"McKinley's death was a shocking thing, truly," I said, "but let us try to strike a balance. Don't you think, when all comes to all, that the life of a President, now and then, maybe,—such things seldom happen,— a moderate price for keeping you free of a civilization made up half of fools and half of hypocrites? Men have thought so before now, and pretty good men too. On the occasion of Shays's Rebellion, Mr. Jefferson said, 'If the happiness of the mass of the people can be secured at the expense of a little tempest now and then, or even of a little blood, it will be a precious purchase. Malo libertatem periculosam quam quietam servitutem.' Again," I added, "you remember that when Sir Robert Peel proposed to organize a police-force for London, Englishmen said openly that half a dozen throats cut annually in the Whitechapel district was a cheap price to pay for keeping such an instrument of potential tyranny out of the hands of the government.

"That sounds rather cold-blooded, but the immense augmentation and strengthening of the police-forces in all countries in the past fifty years go far to show that they were right. Get up in one of our industrial centres today and say that two and two make four, and if there is any financial interest concerned in maintaining that two and two make five, the police will bash your head in. Then what choice have you, save to degenerate either into a fool or into a hypocrite? And who wants to live in a land of fools and hypocrites?

"Mr. Jefferson was right," I continued. (I could not resist winding up with a little flourish.) "Error is the only thing that needs the backing of government, and when you find the government backing anything you are pretty safe in betting that it is an error. Truth is a very proud old girl, and if you or any crew of ignorant blackguards in public office think she cares two pins for your patronage, or that you can put her in debt to you, you have another guess coming. She will look at your little efforts with an amused eye, perhaps give you one or two mild Bronx cheers, and then when she gets around to it—in her own good time, no hurry, she is never in a hurry—she will stand you on your head. Rome, Moscow and Berlin papers, please copy."

To be on the popular side at the moment is not especially interesting; the thing is to be on the right side in the long run. As I see it, the best argument for free speech is what the suppression of it does to the character of a people. This is the only thing in the whole contention that interests me, though I have every respect for the Bill of Rights. Mr. Jefferson said that "it is the manners and spirit of a people which preserve a republic in vigour. A degeneracy in these is a canker which soon eats to the heart of its laws and constitution." Nothing promotes this degeneracy more effectively than a check on free speech. We all remember, for example, what the "spirit of a people" was like in 1917, when free speech was suppressed, and when any low-minded scoundrel might make character for himself by spying and eavesdropping. The Bill of Rights is all very well, so long as it has the manners and spirit of a people behind it; but when these are hopelessly impaired, it is not worth the paper it was written on.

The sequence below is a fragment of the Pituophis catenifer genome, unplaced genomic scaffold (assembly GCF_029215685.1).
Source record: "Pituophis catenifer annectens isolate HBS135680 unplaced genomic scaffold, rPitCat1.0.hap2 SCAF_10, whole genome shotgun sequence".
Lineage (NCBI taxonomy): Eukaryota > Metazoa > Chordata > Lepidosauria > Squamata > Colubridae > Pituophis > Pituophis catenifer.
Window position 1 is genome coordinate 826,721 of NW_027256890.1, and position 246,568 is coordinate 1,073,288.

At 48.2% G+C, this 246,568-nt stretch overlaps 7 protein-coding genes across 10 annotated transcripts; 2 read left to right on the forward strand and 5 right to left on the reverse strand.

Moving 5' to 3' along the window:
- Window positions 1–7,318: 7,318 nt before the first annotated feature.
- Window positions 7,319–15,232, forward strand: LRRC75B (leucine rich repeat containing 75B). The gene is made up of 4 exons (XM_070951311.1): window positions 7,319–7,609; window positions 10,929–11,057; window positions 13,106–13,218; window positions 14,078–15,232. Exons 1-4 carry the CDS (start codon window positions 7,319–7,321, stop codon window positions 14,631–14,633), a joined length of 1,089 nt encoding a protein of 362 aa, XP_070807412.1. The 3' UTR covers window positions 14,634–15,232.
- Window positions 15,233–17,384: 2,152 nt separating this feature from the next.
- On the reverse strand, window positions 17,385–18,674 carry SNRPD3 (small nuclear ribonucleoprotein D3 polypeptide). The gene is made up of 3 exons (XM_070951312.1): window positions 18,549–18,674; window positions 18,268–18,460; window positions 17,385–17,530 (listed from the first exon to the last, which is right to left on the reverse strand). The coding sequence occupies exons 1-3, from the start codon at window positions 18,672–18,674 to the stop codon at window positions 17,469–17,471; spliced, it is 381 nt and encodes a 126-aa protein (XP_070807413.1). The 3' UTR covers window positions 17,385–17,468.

But, as Mr. Jefferson saw clearly, we can not hope to get something for nothing; and here, I think, is probably the real issue between old fashioned persons like Mr. Russell and myself, and the believer in expediency like my good and honoured friend whom I have just now cited. My friend unquestionably wants the manners and spirit of our people kept up to par,—it would be a base slander to suggest the contrary,—but when it comes to digging up for it, he boggles at the price; in short, he wants to get something for nothing, and this simply can not be done. The whole order of nature is against it.

I believe I may count on Mr. Russell being with me when I say that, if the spirit of a people is worth maintaining, we must be prepared to accept the offenses, inconveniences and injuries incidental to its maintenance. We must take a chance on terrorists, pink Socialists, Communists and what not; a chance on a fracas or two, on a few youths being corrupted, maybe on losing a President once in a long while, and all the rest of it. Possibly those chances are not quite so desperate as the believer in expediency imagines; I think it very likely. I have a letter just now from a French friend, who says that quand les Americains se mettent a etre nerveux, ils depassent tout commentaire; and I too have often thought I noticed something of the kind. However, desperate or not, those chances must be taken.

Julius Caesar went unattended; he said that life was not worth having at the expense of an ignoble solicitude about it. Considering the outcome, the believer in expediency might say this was quixotic. Yet, on the other hand, it is conceivable that this example was better for the spirit of the Roman people than the spectacle of a Fuhrer guarded by squads of secret-service men and plug-uglies. One of the greatest men that England ever produced was Lucius Cary, Viscount Falkland; he was killed in the battle of Newbury, at the age of thirty-three. He held the job of Secretary of State for a year, just when things were warming up nicely for the war. He refused to employ spies or to censor correspondence; he would not open a single private letter. Horace Walpole sneers at this, saying that it "evinced debility of mind." Well, no doubt it incurred the chance of considerable inconvenience, even of some injury; but Falkland seemed to think it better to run that chance, rather than turn loose a swarm of sneaking vermin to deprave the spirit of the people.

So the issue is that "you pays your money and you takes your choice." The believer in expediency appreciates the benefits of freedom, but thinks they are likely to come too high. The oldstyle doctrinaire, like Mr. Russell and myself, is doubtful that they will come so high as all that, but never mind. Let them cost what they may, he is for them. He is for them unreservedly and unconditionally and world without end.